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                         Contributor Review
     Good Guys Wear Black

Starring : Chuck Norris , Anne Archer

Directed By: Ted Post

1978

 

Review compiled by ''theflyingninja'' , and used with permission.

Intelligent and Wordy , But where's the Action ?

 Back in the late 70s, martial arts champion Chuck Norris was pursuing his dream to continue the success he'd had in the ring, but this time in Hollywood. Receiving the acting bug after his legendary appearance battling Bruce Lee in Way of the Dragon, he featured in a few small fighting roles in various films before starring as the main villain in the awful low-budget Golden Harvest film Yellow-Faced Tiger (aka Slaughter in San Francisco), before making his leading-man debut in the hardly-seen Breaker! Breaker! It wasn't a bad film, in my opinion, but Chuck was getting pretty disillusioned with his lack of progress and so he and a friend came up with the idea behind Good Guys Wear Black. Touting the idea around various production companies, they were met with much resistance - investors didn't want to pour money into a Karate movie, a genre considered dead in the West after the death of Bruce Lee.

Chuck Norris' autobiography Against All Odds chronicles his struggle to get the film made, and fans of martial arts movies should be thankful for his persistence as, without him and his belief in the martial arts movie genre at a time when producers didn't want to touch them with a 10-foot pole, the world of 80s and 90s action cinema would be a very different place. Of course the question is, as important as Good Guys Wear Black is in the genesis of Western martial arts cinema, is it actually any good? Weeeell.....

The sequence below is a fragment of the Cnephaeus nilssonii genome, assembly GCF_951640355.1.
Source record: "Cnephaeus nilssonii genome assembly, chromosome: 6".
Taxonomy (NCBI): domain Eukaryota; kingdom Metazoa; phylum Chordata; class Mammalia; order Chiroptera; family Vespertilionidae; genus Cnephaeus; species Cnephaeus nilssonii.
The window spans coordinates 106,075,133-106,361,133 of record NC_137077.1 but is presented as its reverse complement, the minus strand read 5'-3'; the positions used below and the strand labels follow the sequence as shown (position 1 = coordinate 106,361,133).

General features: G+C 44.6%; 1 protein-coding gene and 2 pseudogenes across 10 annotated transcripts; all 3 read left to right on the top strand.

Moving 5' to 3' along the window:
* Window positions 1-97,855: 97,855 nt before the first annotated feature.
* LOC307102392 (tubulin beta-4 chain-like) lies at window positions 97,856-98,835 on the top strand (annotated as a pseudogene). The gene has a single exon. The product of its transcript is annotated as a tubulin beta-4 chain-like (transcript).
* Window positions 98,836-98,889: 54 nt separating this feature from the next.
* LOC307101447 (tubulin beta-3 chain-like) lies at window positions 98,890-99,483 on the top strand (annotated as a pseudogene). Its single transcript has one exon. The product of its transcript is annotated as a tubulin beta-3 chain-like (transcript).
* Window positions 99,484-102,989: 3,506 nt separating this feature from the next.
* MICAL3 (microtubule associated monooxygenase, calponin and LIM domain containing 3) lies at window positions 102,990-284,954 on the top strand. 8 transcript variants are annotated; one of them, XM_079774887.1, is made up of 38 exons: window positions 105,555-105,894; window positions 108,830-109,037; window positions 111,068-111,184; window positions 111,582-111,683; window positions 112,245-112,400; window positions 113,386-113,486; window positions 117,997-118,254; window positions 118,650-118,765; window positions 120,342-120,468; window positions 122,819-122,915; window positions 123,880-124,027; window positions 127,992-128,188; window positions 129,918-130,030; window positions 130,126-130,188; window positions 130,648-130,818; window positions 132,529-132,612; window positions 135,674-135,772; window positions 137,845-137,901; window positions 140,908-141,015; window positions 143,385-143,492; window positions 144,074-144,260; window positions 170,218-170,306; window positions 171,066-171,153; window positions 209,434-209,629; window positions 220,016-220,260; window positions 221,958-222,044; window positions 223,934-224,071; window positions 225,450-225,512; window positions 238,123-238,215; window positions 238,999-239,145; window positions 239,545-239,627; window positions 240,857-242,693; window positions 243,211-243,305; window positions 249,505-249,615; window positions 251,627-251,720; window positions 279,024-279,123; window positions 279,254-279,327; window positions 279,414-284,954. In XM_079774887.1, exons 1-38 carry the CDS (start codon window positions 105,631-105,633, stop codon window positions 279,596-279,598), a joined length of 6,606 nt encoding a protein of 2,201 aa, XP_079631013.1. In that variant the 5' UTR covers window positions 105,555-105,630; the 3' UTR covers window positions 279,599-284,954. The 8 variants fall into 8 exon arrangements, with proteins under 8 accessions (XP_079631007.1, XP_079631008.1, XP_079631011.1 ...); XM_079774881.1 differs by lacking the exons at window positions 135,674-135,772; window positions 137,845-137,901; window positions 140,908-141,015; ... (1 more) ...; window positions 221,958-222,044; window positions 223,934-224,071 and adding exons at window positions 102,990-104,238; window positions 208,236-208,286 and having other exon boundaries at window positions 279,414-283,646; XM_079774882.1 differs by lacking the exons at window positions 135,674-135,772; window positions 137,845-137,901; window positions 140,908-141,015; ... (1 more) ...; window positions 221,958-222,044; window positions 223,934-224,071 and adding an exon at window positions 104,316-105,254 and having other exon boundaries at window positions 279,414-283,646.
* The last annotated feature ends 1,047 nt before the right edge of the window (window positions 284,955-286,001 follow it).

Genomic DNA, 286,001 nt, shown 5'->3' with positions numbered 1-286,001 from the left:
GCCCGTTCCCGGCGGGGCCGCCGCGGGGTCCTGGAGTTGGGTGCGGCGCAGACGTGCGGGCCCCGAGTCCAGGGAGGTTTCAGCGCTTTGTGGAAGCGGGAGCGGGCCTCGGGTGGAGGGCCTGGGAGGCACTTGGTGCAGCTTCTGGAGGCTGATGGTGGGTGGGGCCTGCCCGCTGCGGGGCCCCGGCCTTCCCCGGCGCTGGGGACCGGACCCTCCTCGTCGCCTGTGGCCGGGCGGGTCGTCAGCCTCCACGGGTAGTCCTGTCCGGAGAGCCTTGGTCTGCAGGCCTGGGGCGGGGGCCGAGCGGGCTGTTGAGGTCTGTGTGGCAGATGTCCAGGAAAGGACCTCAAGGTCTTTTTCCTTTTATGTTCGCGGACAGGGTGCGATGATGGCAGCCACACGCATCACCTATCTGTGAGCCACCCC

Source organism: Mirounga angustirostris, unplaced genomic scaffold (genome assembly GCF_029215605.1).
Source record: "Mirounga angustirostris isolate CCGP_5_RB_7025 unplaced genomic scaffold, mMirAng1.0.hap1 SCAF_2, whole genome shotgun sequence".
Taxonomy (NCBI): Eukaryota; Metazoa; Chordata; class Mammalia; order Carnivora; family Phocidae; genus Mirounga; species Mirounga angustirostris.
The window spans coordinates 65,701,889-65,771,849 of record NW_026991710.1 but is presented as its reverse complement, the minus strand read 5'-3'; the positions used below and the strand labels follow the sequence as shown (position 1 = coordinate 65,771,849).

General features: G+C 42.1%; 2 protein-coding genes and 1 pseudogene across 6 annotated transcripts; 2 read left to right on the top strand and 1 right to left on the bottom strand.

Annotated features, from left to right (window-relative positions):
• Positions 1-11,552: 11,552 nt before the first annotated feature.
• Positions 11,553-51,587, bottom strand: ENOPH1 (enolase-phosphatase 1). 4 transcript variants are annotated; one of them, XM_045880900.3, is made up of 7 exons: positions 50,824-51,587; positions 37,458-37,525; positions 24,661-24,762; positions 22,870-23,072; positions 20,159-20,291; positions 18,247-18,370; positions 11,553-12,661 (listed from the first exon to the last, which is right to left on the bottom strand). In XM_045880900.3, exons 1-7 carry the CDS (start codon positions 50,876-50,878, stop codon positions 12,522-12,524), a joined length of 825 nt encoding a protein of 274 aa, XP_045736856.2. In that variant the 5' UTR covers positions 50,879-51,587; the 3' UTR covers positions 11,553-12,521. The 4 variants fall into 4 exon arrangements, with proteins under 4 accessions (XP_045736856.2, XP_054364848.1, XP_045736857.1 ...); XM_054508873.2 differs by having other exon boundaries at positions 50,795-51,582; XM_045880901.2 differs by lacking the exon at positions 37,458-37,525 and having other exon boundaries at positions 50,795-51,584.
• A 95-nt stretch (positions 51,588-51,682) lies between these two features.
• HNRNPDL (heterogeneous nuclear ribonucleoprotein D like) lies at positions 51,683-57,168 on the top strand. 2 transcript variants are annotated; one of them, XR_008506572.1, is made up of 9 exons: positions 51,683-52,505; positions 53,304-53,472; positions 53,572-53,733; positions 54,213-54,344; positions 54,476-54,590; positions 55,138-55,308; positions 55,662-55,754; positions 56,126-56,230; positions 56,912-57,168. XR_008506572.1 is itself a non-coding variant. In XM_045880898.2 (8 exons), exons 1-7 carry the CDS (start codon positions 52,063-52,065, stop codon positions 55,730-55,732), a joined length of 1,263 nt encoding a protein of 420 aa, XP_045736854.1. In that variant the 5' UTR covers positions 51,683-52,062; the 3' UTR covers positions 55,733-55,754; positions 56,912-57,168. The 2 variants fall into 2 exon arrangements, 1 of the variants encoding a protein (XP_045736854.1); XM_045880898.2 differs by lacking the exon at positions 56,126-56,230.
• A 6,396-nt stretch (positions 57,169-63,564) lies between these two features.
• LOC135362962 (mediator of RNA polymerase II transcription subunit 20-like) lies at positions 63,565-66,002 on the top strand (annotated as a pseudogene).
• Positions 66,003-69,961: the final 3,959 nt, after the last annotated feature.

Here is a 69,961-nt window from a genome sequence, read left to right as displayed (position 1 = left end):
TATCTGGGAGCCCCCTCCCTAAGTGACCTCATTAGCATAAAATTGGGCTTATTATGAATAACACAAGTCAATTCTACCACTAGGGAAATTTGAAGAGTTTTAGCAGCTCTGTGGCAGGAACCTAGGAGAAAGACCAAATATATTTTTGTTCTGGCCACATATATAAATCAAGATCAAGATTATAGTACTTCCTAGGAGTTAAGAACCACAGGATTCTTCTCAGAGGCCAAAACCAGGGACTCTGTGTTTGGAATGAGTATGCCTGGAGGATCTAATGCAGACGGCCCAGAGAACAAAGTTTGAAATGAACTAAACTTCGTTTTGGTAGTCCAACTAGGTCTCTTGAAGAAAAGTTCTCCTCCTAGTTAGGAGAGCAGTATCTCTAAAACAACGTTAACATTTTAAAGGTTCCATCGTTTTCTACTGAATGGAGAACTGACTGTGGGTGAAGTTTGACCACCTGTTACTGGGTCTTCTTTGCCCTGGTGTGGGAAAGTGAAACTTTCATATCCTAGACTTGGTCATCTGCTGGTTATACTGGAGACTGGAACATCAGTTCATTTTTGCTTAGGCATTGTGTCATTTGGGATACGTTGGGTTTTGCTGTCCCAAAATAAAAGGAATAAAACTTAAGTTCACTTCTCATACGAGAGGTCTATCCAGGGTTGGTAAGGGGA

Directed by Ted Post (Hand 'Em High, Magnum Force), the film stars Norris as John T. Booker, a Major in the US Army who is sent, along with his unit of 12 soldiers - the 'Black Tigers' - into Vietnam to rescue M.I.As (Missing in Actions). Unfortunately, while there, his team are ambushed and many of them are killed. The film then skips forward 5 years and Chuck is now a Professor of Political Science, likes to test-drive super-cars in his spare time and has grown a mustache. Then he meets nosy but sexy journalist Margaret (played by later Academy Award nominee Anne Archer) who tells him that she has reason to believe the ambush back in Vietnam was a CIA set-up. Initially, Booker isn't too interested. Until, that is, the surviving members of the Black Tigers start getting picked off one by one! I won't give away too much, as one of the few things this film has going for it is its intriguing plot, but Booker and Margaret soon uncover a political cover-up that goes right to Washington and the very top, involving slimy Secretary of State Conrad Morgan, played by James Franciscus of 'Longstreet' fame.